Clallam commissioners to call for bids on Towne Road next week

$2.7 million project to be funded with grant, road fund, real estate tax

PORT ANGELES — After more than 15 years, the Clallam County commissioners will call for bids April 9 on the Towne Road project.

“This started long before I was ever a commissioner,” said Randy Johnson, who first took office in 2017.

The estimated $2.7 million project, Phase 3 of the Lower Dungeness River Floodplain Restoration and Levee/Road Realignment, will be funded with a $1.5 million grant, $800,000 from the county road fund and $400,000 from the county’s real estate excise tax fund.

The project estimate includes a 10 percent contingency fund and chip sealing the roadway this year and next.

“You have done a good job of being creative in putting together alternatives, and I appreciate it,” Commissioner Mark Ozias told county engineer Joe Donisi and Bruce Emery, the director of the county’s Department of Community Development, noting the numerous potential design changes, including the replacement of a guardrail with a 6-inch curb and elevated recreational path.

Project updates can be viewed at https://www.clallamcountywa.gov/1764/DungenessTowne-Rd-Levee-Updates.

The narrow portion of the roadway along the levee will consist of about 350 feet (about 9 percent) of the 3,700-foot project, including a 14-foot-wide northbound lane, a 10-foot-wide southbound lane and a 6- to 8-foot-wide trail surface, according to the online project update.

For the 3,700-foot connector, an 8-foot to 10-foot recreational trail along most of it is anticipated, followed by a 350-foot section that will be down to 6 feet.

Towne Road is 2.85 miles long and connects Old Olympic Highway to Anderson Road. It is one of four north-south roads that serve the greater Dungeness area.

The overall project began in 2007 with the purchase and demolition of two houses, 2133 Towne Road and 2747 Towne Road, the latter of which was owned by then-Clallam County Commissioner Steve Tharinger, who now serves in the state House of Representatives. Its goal is to restore the ecological processes of the Lower Dungeness River, according to the Salmon Recovery Portal website.

________

Reporter Brian Gawley can be reached by email at brian.gawley@peninsulanews.us.

More in News

Dave Swinford of Sequim, left, and Marlana Ashlie of Victoria take part in a workshop on Saturday about cropping bird photos for best presentation during Saturday’s Olympic Birdfest. (Keith Thorpe/Peninsula News)
Bird spotting

Dave Swinford of Sequim, left, and Marlana Ashlie of Victoria take part… Continue reading

Annette Nesse, at the Jamestown S’Klallam Tribe’s main campus in Blyn in December 2021, is serving as interim director at the Dungeness River Nature Center, the organization announced. (Emily Matthiessen/for Olympic Peninsula News Group)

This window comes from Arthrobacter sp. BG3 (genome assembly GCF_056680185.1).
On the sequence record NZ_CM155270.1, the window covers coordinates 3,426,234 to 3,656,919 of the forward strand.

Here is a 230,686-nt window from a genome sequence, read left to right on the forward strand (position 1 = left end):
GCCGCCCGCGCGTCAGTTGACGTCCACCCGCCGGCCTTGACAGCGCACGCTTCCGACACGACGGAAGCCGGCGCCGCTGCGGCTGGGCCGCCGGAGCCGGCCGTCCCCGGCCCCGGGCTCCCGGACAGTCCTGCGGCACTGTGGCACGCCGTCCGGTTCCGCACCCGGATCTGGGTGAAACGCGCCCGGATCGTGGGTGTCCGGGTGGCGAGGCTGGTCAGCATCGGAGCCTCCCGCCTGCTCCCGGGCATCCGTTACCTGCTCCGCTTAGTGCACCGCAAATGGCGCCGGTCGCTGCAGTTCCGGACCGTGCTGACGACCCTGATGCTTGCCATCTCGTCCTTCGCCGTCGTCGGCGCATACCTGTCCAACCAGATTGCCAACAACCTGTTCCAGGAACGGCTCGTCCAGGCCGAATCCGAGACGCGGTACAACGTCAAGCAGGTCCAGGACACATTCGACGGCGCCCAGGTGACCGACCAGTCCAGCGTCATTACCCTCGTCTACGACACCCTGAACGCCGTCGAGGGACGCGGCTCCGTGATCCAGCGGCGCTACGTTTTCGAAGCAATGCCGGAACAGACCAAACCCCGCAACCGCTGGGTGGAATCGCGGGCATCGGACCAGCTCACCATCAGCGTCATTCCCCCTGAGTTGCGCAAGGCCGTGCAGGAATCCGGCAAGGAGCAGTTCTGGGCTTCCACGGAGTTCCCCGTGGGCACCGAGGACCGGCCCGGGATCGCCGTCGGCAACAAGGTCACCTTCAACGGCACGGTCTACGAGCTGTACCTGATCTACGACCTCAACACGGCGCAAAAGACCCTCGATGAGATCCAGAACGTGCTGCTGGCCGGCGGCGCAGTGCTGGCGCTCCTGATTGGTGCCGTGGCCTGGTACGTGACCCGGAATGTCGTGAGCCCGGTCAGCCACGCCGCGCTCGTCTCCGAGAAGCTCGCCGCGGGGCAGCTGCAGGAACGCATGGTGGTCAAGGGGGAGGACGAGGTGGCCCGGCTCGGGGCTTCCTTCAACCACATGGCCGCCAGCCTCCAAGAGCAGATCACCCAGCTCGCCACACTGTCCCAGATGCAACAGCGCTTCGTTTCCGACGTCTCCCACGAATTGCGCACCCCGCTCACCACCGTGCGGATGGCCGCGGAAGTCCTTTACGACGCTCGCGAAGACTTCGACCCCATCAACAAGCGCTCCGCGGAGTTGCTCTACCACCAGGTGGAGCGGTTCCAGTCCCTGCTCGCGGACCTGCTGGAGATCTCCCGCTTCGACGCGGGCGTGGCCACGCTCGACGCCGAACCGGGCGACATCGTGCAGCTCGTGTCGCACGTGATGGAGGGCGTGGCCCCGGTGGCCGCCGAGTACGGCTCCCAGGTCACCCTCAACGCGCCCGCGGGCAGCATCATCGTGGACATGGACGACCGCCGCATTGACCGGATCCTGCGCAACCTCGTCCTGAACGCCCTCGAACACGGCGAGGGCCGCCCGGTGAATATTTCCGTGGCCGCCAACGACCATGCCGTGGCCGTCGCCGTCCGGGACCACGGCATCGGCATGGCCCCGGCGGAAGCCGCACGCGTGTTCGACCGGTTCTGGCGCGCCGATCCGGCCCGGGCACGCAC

Nesse to serve as interim director at River Center

New position to begin May 1; organization will continue its full-time search

Sequim Wheelers, seen on the historic Railroad Bridge near the Dungeness River Nature Center, prep for a ride on the Olympic Discovery Trail. The nonprofit's season begins in May, and it has an open house for potential new volunteers on April 20 at the River Center. It also has an orientation for new volunteers on April 25 at the River Center. (Sequim Wheelers)
Sequim Wheelers gearing up for 2024 rides, seek recruits

Nonprofit looking for help during for 20-week season

Ashlynn Emiliani of Port Angeles, center, tosses woody debris into a pile for collection as volunteers work to clean up a section of hillside above the parking lot of the Red Lion Hotel in Port Angeles on Saturday. More than a dozen members of Elevate PA spent the morning clearing up overgrown areas on the hillside from Haynes Viewpoint to the hotel’s Front Street driveway as part of a city beautification effort. (Keith Thorpe/Peninsula News)
Hillside cleanup in Port Angeles

Ashlynn Emiliani of Port Angeles, center, tosses woody debris into a pile… Continue reading

Weekly flight operations scheduled

There will be field carrier landing practice operations for aircraft… Continue reading

Operations set at Bentinck range

The Royal Canadian Navy has announced that the land-based… Continue reading

Pictured, from left, are Wolfe, May, Reader and Emily Fry.
May recognized with BEE award from medical center

Reuben May has received a BEE award from Olympic Medical Center. The… Continue reading

Schools open following contract

PAPEA, district reach tentative agreement

Port Angeles School Superintendent Marty Brewer, second from right, speaks with members of the Port Angeles Parents for Education, on Friday about the Port Angeles Paraeducation Association strike. Assistant Superintendent Michele Olsen stands at right. (Paula Hunt/Peninsula News)
District, PAPEA to pick up bargaining Sunday

Parent group presses officials for answers on strike

Instructor Josh Taylor, left, points out the workings of an electric vehicle on Wednesday at the Auto Technology Certification Program at Peninsula College. Nick Schommer, center, and Brian Selk get ready to do some testing on the electric auto’s parts from underneath the vehicle. (Dave Logan/for Peninsula News)
College's automotive technology program gets a reboot

Students can earn a certificate separate from two-year degree

Port Townsend transportation tax dollars to be put to work

Benefits district to raise $400,000 to $600,000 in first year